We have already noted that in that portion of the period, 1871 to 1889, which falls prior to 1884, thirteen years in all, no difficulty was experienced in securing the full quota, and it may be added that this was completed not later than July 20th. A retardation of the date at which the quota can be filled is a direct indication of the degree of exhaustion of the hauling grounds. In marked contrast with these earlier years stand the conditions of 1896 and 1897, when greatly reduced quotas only were obtained, notwithstanding the unusual prolongation of the driving period.
The statement here made that the difference between the quotas of 1896 and 1897 is not an actual measure of decline in the breeding herd requires explanation. The quota of any year is dependent upon the birth rate of three years previous, killable seals being males of approximately three years of age. The difference noted, therefore, while not indicative of the actual decrease for the seasons 1896 and 1897, is a direct measure of such decrease for the seasons of 1893 and 1894, when the seals in question were born.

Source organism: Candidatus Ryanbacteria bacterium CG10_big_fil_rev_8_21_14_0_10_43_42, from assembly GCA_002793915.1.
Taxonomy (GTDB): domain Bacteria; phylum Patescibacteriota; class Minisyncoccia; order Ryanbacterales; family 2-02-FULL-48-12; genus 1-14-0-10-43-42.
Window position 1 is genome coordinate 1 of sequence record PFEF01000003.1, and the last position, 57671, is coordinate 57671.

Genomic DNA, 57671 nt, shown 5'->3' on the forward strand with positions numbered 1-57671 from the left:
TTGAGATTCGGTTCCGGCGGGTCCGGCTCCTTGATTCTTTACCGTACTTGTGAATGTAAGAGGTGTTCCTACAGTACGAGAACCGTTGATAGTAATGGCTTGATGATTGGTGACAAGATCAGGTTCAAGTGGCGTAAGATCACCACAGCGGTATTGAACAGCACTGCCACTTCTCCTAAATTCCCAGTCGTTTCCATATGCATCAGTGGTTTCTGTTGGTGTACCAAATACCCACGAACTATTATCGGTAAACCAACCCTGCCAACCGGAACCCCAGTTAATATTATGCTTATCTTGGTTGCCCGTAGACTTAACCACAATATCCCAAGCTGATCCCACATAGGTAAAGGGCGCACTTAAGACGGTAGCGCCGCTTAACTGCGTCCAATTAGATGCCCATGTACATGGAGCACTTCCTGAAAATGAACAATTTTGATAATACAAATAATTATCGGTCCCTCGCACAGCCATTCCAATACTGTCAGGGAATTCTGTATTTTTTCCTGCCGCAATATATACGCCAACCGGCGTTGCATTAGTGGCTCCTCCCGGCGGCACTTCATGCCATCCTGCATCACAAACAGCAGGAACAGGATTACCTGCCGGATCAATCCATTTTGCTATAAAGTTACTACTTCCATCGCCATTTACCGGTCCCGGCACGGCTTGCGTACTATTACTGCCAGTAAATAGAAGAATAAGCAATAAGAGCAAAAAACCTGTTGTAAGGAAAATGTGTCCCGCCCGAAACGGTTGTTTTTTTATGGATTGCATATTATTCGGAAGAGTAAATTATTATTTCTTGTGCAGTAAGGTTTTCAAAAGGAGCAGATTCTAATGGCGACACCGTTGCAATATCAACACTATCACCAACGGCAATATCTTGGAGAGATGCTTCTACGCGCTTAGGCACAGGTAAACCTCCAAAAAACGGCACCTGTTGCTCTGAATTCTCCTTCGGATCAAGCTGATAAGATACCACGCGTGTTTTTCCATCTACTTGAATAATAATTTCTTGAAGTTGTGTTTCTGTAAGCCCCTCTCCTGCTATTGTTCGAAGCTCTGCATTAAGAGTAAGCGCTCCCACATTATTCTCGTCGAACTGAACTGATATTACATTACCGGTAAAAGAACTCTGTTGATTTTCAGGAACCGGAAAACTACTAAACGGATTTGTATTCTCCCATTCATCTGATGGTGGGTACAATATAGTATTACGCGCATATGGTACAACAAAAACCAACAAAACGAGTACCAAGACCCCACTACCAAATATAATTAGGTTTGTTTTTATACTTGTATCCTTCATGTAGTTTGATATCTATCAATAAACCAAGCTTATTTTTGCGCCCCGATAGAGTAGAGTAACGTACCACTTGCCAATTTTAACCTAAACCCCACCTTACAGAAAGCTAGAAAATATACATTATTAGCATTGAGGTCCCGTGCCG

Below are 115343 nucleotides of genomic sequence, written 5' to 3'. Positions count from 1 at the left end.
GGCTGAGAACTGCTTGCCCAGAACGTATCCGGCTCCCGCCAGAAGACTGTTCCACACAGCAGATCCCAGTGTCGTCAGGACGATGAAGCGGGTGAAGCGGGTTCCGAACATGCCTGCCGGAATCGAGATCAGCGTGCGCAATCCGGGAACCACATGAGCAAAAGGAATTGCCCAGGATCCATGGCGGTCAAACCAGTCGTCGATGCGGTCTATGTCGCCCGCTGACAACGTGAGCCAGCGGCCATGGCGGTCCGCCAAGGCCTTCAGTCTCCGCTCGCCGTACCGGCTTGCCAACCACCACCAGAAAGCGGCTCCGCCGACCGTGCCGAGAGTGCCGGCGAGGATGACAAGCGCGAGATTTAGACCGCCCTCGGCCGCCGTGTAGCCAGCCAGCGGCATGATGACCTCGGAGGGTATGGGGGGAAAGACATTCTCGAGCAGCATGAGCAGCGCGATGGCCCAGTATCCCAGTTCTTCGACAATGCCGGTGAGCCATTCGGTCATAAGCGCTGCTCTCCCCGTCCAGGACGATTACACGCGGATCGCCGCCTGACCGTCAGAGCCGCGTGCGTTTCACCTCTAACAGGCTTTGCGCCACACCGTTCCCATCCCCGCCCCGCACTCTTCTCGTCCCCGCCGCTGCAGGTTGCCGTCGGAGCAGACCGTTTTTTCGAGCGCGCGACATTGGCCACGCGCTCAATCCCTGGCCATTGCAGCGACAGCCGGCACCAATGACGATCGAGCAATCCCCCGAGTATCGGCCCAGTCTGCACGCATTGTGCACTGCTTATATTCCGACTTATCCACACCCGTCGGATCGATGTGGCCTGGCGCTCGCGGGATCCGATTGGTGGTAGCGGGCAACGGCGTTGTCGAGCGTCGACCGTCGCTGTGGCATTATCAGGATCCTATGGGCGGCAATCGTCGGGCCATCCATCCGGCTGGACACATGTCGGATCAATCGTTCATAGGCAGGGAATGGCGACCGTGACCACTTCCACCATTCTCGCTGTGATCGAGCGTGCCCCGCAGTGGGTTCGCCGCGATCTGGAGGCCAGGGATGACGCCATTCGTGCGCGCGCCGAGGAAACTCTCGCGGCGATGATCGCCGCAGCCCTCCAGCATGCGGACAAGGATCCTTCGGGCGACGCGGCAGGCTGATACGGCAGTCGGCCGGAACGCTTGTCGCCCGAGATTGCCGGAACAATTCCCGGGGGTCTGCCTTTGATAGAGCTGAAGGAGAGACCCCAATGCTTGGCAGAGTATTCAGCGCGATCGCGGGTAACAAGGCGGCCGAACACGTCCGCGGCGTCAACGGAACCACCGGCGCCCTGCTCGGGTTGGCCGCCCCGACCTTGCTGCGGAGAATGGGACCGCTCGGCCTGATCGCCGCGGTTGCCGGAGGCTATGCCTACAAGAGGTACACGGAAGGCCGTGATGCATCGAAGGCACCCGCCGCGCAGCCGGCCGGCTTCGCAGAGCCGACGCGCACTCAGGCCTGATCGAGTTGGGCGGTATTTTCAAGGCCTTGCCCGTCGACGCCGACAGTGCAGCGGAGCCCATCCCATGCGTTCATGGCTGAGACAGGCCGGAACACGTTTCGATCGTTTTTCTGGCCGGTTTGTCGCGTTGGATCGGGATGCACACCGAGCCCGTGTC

That the rate of decline as thus shown was greater in 1893-94 than in 1896-97 is explained by the fact that, whereas only 30,000 seals were taken at sea in 1893, 60,000 were taken in 1894; while in 1896 43,000 were taken as against only 25,000 in 1897. In other words, the pelagic catch of 1894 exceeded that of 1893 by one hundred per cent, while that of 1897 fell seventy-two per cent below that of 1896. It is not, therefore, strange that the quota of 1897 should show a reduction of thirty per cent as against one of twelve per cent in the breeding herd for the same year.
This table of statistics need not be quoted here in full. The following section, embracing the ten years prior to 1889 and including 1884, will suffice: